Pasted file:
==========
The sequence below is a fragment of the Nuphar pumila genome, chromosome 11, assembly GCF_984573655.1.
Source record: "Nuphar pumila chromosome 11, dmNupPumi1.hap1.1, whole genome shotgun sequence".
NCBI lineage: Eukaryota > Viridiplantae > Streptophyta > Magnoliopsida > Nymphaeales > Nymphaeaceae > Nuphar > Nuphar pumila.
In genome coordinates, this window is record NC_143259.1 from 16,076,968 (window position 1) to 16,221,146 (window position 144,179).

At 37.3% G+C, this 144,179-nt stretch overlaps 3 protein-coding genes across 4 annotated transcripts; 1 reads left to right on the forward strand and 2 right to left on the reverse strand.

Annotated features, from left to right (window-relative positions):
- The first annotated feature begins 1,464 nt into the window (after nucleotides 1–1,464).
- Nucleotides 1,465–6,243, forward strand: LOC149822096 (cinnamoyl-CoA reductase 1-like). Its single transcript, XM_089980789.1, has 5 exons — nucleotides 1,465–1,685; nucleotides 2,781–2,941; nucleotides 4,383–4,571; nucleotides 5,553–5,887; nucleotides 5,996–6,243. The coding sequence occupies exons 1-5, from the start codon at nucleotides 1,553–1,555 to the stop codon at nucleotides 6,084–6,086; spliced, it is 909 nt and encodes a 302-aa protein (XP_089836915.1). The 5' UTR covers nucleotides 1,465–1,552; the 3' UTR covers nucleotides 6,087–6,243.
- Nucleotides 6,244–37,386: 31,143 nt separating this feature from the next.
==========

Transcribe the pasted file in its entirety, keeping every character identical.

The sequence below is a fragment of the Nuphar pumila genome, chromosome 11, assembly GCF_984573655.1.
Source record: "Nuphar pumila chromosome 11, dmNupPumi1.hap1.1, whole genome shotgun sequence".
NCBI lineage: Eukaryota > Viridiplantae > Streptophyta > Magnoliopsida > Nymphaeales > Nymphaeaceae > Nuphar > Nuphar pumila.
In genome coordinates, this window is record NC_143259.1 from 16,076,968 (window position 1) to 16,221,146 (window position 144,179).

At 37.3% G+C, this 144,179-nt stretch overlaps 3 protein-coding genes across 4 annotated transcripts; 1 reads left to right on the forward strand and 2 right to left on the reverse strand.

Annotated features, from left to right (window-relative positions):
- The first annotated feature begins 1,464 nt into the window (after nucleotides 1–1,464).
- Nucleotides 1,465–6,243, forward strand: LOC149822096 (cinnamoyl-CoA reductase 1-like). Its single transcript, XM_089980789.1, has 5 exons — nucleotides 1,465–1,685; nucleotides 2,781–2,941; nucleotides 4,383–4,571; nucleotides 5,553–5,887; nucleotides 5,996–6,243. The coding sequence occupies exons 1-5, from the start codon at nucleotides 1,553–1,555 to the stop codon at nucleotides 6,084–6,086; spliced, it is 909 nt and encodes a 302-aa protein (XP_089836915.1). The 5' UTR covers nucleotides 1,465–1,552; the 3' UTR covers nucleotides 6,087–6,243.
- Nucleotides 6,244–37,386: 31,143 nt separating this feature from the next.